War Resisters League
The War Resisters League (WRL) is the oldest secular pacifist organization in the United States. Founded in 1923 by men and women who had opposed World War I, it continues to be one of the leading radical voices in the anti-war movement. Much of its organizing is focused on challenging military recruiters and ending corporate profit from war. It is involved in a number of national peace and justice coalitions, including United for Peace and Justice and the National War Tax Resistance Coordinating Committee. Since 1958, WRL has awarded almost annually the War Resisters League Peace Award to a person or organization whose work represents the League's radical nonviolent program of action.
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- The War Resisters League affirms that all war is a crime against humanity. We therefore are determined not to support any kind of war, international or civil, and to strive nonviolently for the removal of the causes of war, including racism, sexism, and all forms of human exploitation.
- When educator Jesse Wallace Hughan founded the War Resisters League in 1923 in the wake of WWI, her focus was on ending armed conflict. Ninety-five years later, the WRL is still resisting war, but its core strategies have changed. Today’s WRL is zeroing in on underlying causes of military tension—including economic inequality, unequal access to resources, imperialism, and racism.
“We’re acknowledging the many ways militarization shows up in our lives and neighborhoods,” Tory Smith... explains. Smith describes the reorientation as a cultural shift: “we want to be intersectional, international, and intergenerational.”
Raul Ramos, explains that the group’s current focus is on youth and other “frontline” communities—the people most impacted by military spending, as well as on the growing militarization of law enforcement agencies and police violence.
This is in addition to the WRL’s signature work: training activists in nonviolent resistance and countering military recruitment in high schools. What’s more, its No SWAT Zone program opposes trainings and sales of military equipment to police forces throughout the country.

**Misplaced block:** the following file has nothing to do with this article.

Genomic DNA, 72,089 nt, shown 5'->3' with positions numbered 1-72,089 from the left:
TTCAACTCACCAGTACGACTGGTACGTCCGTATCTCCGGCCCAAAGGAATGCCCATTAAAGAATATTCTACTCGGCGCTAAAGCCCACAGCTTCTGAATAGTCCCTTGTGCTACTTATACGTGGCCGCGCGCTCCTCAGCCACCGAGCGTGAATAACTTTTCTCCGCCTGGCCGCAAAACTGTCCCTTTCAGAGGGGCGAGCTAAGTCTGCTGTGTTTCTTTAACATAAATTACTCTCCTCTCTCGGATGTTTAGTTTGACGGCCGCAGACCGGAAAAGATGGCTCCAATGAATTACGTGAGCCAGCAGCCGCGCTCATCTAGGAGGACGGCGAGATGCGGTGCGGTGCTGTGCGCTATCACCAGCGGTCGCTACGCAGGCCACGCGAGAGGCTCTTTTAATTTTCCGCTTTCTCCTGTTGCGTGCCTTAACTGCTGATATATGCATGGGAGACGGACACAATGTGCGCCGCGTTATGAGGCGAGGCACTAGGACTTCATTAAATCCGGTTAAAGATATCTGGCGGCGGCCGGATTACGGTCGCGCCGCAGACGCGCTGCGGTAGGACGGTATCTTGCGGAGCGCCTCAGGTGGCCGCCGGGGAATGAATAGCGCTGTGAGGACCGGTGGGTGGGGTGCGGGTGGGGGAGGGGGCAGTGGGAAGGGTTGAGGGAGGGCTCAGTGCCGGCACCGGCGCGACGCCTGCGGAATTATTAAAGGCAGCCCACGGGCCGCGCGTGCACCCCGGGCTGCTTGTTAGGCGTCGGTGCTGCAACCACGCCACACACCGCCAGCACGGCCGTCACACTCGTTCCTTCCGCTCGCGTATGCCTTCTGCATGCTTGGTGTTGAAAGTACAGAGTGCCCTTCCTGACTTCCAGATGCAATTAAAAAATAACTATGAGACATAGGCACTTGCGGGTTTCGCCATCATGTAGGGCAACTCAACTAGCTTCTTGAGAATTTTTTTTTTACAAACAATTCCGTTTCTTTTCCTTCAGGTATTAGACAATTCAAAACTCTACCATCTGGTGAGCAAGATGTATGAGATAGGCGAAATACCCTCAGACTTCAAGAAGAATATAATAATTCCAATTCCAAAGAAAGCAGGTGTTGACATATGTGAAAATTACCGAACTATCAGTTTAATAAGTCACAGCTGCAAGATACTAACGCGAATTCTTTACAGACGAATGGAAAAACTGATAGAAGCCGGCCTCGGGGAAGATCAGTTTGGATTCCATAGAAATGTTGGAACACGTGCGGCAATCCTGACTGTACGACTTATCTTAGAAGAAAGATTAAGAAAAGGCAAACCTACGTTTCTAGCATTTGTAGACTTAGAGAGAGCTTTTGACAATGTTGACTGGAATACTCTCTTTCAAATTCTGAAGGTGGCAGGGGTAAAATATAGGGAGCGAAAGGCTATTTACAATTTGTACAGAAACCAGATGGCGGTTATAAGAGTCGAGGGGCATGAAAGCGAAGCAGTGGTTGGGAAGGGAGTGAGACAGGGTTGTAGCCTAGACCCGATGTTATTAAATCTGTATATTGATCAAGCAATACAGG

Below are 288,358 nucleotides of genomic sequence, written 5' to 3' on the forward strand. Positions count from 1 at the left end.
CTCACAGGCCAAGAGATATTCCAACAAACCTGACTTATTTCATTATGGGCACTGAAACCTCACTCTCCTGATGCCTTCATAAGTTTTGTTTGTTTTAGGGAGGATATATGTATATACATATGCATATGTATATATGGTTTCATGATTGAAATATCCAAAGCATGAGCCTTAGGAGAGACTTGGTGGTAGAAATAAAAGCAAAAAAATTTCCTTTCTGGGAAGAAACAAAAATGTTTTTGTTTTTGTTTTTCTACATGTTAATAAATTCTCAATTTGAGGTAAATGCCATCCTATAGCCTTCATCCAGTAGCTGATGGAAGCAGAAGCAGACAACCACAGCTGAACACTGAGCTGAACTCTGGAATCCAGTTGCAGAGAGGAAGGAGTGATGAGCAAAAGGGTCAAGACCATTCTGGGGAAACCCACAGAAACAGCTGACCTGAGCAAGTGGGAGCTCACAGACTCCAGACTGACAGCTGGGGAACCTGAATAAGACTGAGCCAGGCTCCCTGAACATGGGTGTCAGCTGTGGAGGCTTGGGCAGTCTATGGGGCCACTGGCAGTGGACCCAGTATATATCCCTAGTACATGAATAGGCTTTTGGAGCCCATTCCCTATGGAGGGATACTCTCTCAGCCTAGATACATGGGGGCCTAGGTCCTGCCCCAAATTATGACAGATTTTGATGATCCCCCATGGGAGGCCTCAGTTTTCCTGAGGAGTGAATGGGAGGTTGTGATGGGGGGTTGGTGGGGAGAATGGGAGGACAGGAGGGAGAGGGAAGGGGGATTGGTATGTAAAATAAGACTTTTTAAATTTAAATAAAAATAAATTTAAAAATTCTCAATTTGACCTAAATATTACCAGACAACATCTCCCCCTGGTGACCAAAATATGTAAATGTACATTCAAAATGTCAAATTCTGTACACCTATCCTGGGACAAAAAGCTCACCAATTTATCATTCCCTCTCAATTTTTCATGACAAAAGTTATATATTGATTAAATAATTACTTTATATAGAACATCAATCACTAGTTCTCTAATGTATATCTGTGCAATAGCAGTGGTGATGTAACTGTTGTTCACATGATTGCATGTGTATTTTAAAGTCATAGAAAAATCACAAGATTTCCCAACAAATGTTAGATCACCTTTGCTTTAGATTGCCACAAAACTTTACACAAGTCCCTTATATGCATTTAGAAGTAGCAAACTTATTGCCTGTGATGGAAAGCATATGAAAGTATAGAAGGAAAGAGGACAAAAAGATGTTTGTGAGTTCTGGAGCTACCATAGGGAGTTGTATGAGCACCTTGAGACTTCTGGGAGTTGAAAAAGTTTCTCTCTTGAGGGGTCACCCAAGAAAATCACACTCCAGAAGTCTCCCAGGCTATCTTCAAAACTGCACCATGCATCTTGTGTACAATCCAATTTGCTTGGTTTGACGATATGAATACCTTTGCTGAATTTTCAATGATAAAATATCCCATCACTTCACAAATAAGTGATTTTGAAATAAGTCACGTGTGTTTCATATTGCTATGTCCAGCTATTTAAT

More recently, the group has begun to address ways war has changed from ground combat to aerial bombings, and how that impacts civilians. Lastly, WRL’s “Forgotten Wars” project spotlights conflicts that have fallen off the radar of mainstream media.
- Contemporary concerns include how militarism propagates racism, patriarchy, sexism, and homophobia, issues that newer staff see as intertwined. The WRL wants its reach to be as broad as possible, which is why staff and supporters have met with people living in conflict zones throughout the world. For example, in 2016 a group of U.S.-based anti-war activists originally from southwest Asia and North Africa traveled with WRL support to Greece and spent a month working with Afghani and Syrian refugees, interviewing them and subsequently sharing their stories with domestic audiences.
Closer to home, the group’s No SWAT Zone campaign has, for the past four years, addressed the nexus between police violence and police militarization. “The SWAT trainings always include more than 200 vendors who want to sell equipment to police forces in our communities. They are often the same people who sell bombs for use abroad,” Smith says. WRL has worked hard to expose the connection between militarizing the police and police violence. One of the biggest trainings, called Urban Shield, takes place in the San Francisco Bay area. “We’ve worked hard to connect militarism to police brutality and violence,” Smith says. “We did a lot of the background research to identify Islamophobic speakers and hate groups that play a role in these gatherings.” The effort paid off. This year, The Stop Urban Shield Coalition pushed the host city, Richmond, California, to deny Urban Shield a meeting place.